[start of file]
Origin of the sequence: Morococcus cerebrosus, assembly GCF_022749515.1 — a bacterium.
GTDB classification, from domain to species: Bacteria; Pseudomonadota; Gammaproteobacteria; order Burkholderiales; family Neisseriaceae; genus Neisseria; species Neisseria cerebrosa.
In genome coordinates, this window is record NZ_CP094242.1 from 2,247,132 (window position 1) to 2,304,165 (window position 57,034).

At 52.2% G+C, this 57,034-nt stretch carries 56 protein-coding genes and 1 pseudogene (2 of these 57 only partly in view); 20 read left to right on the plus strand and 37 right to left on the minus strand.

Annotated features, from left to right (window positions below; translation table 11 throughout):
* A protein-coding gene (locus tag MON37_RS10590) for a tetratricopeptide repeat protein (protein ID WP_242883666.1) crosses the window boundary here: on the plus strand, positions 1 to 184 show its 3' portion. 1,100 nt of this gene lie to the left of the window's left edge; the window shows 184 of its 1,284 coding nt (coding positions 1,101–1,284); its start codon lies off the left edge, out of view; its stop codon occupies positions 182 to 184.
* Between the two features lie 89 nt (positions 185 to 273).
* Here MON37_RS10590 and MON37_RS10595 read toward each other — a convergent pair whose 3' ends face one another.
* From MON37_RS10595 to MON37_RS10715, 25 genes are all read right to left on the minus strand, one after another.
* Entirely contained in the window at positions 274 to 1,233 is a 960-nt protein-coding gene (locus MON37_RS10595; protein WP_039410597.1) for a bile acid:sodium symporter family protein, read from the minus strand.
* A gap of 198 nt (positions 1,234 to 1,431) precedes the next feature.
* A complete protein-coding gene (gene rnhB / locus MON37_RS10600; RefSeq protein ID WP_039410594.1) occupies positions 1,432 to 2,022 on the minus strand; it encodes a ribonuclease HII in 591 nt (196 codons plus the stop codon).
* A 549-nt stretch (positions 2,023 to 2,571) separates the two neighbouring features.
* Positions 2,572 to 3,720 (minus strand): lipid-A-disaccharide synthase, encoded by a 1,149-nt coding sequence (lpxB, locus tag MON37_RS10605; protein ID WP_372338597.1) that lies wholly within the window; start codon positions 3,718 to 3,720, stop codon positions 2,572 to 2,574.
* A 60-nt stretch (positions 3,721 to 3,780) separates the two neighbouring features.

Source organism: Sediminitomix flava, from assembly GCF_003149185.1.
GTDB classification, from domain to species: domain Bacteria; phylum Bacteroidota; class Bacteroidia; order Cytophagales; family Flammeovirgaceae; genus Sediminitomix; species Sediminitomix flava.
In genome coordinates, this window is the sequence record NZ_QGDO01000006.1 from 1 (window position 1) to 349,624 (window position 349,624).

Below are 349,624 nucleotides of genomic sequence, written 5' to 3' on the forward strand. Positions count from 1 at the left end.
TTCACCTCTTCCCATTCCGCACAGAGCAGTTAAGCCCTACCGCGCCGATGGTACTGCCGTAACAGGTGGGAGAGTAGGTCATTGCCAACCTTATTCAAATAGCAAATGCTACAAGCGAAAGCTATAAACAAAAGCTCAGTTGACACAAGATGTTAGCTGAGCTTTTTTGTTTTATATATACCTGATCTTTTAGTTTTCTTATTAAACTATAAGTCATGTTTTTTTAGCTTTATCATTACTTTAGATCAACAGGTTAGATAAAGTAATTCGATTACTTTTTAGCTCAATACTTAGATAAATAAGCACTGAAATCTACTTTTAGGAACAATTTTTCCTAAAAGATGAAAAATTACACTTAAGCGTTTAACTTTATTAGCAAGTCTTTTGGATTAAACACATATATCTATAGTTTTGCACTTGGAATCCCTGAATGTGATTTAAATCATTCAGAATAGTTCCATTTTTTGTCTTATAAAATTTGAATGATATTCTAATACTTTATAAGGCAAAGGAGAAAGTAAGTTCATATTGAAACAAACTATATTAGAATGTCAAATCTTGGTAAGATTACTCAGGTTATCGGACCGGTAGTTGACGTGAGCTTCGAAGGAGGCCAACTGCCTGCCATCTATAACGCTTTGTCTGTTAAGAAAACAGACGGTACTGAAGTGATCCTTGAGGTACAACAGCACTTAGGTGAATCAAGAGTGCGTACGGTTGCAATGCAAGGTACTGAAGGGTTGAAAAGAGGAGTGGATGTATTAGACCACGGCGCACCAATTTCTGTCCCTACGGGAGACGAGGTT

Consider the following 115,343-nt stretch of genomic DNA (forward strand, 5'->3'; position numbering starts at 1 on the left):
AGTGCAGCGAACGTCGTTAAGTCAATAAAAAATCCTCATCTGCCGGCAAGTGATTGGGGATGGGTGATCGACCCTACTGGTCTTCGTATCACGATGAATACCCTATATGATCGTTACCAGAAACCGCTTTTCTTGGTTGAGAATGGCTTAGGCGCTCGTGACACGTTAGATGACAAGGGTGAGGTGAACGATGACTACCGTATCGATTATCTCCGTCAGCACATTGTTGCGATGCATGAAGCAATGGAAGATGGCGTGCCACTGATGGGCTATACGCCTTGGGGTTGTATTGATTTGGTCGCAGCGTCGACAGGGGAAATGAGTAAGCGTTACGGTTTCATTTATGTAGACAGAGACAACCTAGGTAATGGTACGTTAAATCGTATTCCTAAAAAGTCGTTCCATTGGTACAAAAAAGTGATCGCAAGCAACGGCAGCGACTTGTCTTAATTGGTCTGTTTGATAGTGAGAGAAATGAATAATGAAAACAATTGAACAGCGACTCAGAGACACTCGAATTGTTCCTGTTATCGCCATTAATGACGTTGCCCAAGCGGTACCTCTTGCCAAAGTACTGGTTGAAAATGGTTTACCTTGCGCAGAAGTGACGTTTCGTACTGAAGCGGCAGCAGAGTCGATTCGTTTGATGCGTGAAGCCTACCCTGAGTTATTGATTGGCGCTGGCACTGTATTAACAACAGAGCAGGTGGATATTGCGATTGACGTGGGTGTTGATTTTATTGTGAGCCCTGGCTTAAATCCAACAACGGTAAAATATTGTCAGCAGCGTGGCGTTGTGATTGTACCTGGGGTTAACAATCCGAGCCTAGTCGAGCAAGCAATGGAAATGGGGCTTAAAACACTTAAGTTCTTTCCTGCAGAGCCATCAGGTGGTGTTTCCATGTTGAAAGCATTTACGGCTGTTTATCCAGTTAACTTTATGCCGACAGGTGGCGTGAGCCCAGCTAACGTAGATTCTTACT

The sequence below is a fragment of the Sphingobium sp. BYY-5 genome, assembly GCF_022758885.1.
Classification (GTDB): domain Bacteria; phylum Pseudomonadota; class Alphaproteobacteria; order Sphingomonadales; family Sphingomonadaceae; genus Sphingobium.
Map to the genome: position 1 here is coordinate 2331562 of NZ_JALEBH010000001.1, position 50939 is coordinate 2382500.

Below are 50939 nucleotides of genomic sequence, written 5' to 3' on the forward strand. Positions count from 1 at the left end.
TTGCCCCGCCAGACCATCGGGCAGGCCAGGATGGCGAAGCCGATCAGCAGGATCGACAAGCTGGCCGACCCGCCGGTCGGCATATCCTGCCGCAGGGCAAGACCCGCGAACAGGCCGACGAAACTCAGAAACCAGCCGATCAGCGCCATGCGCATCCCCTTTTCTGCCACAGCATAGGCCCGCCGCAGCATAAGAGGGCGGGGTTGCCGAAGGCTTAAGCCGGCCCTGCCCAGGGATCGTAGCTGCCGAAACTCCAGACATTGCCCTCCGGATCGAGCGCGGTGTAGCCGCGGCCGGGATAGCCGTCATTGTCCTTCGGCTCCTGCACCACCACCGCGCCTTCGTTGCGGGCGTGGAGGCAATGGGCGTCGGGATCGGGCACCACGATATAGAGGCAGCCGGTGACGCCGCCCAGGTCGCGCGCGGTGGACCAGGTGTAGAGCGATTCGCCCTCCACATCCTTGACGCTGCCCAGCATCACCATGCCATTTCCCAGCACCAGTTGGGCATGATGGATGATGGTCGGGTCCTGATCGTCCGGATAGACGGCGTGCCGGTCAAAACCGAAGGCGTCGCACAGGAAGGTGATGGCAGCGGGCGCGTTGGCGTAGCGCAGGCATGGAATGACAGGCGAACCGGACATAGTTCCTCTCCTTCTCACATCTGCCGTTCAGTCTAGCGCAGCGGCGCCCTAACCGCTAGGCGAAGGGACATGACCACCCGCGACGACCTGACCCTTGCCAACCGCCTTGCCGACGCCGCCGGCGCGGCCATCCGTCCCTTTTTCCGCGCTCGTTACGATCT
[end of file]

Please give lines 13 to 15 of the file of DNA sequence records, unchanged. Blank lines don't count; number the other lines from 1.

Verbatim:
* A 549-nt stretch (positions 2,023 to 2,571) separates the two neighbouring features.
* Positions 2,572 to 3,720 (minus strand): lipid-A-disaccharide synthase, encoded by a 1,149-nt coding sequence (lpxB, locus tag MON37_RS10605; protein ID WP_372338597.1) that lies wholly within the window; start codon positions 3,718 to 3,720, stop codon positions 2,572 to 2,574.
* A 60-nt stretch (positions 3,721 to 3,780) separates the two neighbouring features.